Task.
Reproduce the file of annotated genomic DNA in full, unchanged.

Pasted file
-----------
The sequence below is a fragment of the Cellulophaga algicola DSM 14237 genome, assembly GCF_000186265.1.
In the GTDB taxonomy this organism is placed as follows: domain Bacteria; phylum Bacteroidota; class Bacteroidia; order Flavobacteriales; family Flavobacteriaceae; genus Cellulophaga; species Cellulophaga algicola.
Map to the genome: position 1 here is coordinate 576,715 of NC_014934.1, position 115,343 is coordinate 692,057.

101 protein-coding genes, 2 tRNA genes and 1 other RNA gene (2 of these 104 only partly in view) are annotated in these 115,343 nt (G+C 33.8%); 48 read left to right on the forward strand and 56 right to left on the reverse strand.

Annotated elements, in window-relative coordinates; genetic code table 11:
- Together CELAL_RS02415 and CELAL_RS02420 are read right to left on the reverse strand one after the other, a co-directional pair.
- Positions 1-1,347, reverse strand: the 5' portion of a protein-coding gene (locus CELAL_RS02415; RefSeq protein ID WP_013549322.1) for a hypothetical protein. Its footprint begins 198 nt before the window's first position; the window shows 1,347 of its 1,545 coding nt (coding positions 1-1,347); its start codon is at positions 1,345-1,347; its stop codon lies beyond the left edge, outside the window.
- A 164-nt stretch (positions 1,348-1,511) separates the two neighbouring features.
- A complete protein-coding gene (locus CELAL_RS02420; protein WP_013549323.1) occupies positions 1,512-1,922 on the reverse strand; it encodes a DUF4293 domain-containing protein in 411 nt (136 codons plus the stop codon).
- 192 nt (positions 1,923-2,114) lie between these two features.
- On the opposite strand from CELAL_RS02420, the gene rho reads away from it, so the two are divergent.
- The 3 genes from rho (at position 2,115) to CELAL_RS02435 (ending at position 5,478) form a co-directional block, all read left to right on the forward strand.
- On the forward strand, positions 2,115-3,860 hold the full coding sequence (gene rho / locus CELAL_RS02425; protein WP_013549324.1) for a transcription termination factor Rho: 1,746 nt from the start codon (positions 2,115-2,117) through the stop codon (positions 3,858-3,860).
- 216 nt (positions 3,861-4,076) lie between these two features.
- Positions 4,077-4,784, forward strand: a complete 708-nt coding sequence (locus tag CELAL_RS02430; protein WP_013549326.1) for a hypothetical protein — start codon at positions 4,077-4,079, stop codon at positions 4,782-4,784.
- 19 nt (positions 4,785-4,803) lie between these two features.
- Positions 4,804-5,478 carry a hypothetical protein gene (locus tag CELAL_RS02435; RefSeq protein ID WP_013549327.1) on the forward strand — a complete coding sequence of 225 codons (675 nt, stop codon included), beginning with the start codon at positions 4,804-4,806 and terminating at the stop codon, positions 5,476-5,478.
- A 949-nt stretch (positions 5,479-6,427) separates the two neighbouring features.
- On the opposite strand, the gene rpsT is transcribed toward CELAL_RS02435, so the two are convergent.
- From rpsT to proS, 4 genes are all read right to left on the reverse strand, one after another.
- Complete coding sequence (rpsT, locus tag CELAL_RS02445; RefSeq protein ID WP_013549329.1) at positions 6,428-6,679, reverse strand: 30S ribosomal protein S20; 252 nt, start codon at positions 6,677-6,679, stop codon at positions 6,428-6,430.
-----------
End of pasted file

The sequence below is a fragment of the Cellulophaga algicola DSM 14237 genome, assembly GCF_000186265.1.
In the GTDB taxonomy this organism is placed as follows: domain Bacteria; phylum Bacteroidota; class Bacteroidia; order Flavobacteriales; family Flavobacteriaceae; genus Cellulophaga; species Cellulophaga algicola.
Map to the genome: position 1 here is coordinate 576,715 of NC_014934.1, position 115,343 is coordinate 692,057.

101 protein-coding genes, 2 tRNA genes and 1 other RNA gene (2 of these 104 only partly in view) are annotated in these 115,343 nt (G+C 33.8%); 48 read left to right on the forward strand and 56 right to left on the reverse strand.

Annotated elements, in window-relative coordinates; genetic code table 11:
- Together CELAL_RS02415 and CELAL_RS02420 are read right to left on the reverse strand one after the other, a co-directional pair.
- Positions 1-1,347, reverse strand: the 5' portion of a protein-coding gene (locus CELAL_RS02415; RefSeq protein ID WP_013549322.1) for a hypothetical protein. Its footprint begins 198 nt before the window's first position; the window shows 1,347 of its 1,545 coding nt (coding positions 1-1,347); its start codon is at positions 1,345-1,347; its stop codon lies beyond the left edge, outside the window.
- A 164-nt stretch (positions 1,348-1,511) separates the two neighbouring features.
- A complete protein-coding gene (locus CELAL_RS02420; protein WP_013549323.1) occupies positions 1,512-1,922 on the reverse strand; it encodes a DUF4293 domain-containing protein in 411 nt (136 codons plus the stop codon).
- 192 nt (positions 1,923-2,114) lie between these two features.
- On the opposite strand from CELAL_RS02420, the gene rho reads away from it, so the two are divergent.
- The 3 genes from rho (at position 2,115) to CELAL_RS02435 (ending at position 5,478) form a co-directional block, all read left to right on the forward strand.
- On the forward strand, positions 2,115-3,860 hold the full coding sequence (gene rho / locus CELAL_RS02425; protein WP_013549324.1) for a transcription termination factor Rho: 1,746 nt from the start codon (positions 2,115-2,117) through the stop codon (positions 3,858-3,860).
- 216 nt (positions 3,861-4,076) lie between these two features.
- Positions 4,077-4,784, forward strand: a complete 708-nt coding sequence (locus tag CELAL_RS02430; protein WP_013549326.1) for a hypothetical protein — start codon at positions 4,077-4,079, stop codon at positions 4,782-4,784.
- 19 nt (positions 4,785-4,803) lie between these two features.
- Positions 4,804-5,478 carry a hypothetical protein gene (locus tag CELAL_RS02435; RefSeq protein ID WP_013549327.1) on the forward strand — a complete coding sequence of 225 codons (675 nt, stop codon included), beginning with the start codon at positions 4,804-4,806 and terminating at the stop codon, positions 5,476-5,478.
- A 949-nt stretch (positions 5,479-6,427) separates the two neighbouring features.
- On the opposite strand, the gene rpsT is transcribed toward CELAL_RS02435, so the two are convergent.
- From rpsT to proS, 4 genes are all read right to left on the reverse strand, one after another.
- Complete coding sequence (rpsT, locus tag CELAL_RS02445; RefSeq protein ID WP_013549329.1) at positions 6,428-6,679, reverse strand: 30S ribosomal protein S20; 252 nt, start codon at positions 6,677-6,679, stop codon at positions 6,428-6,430.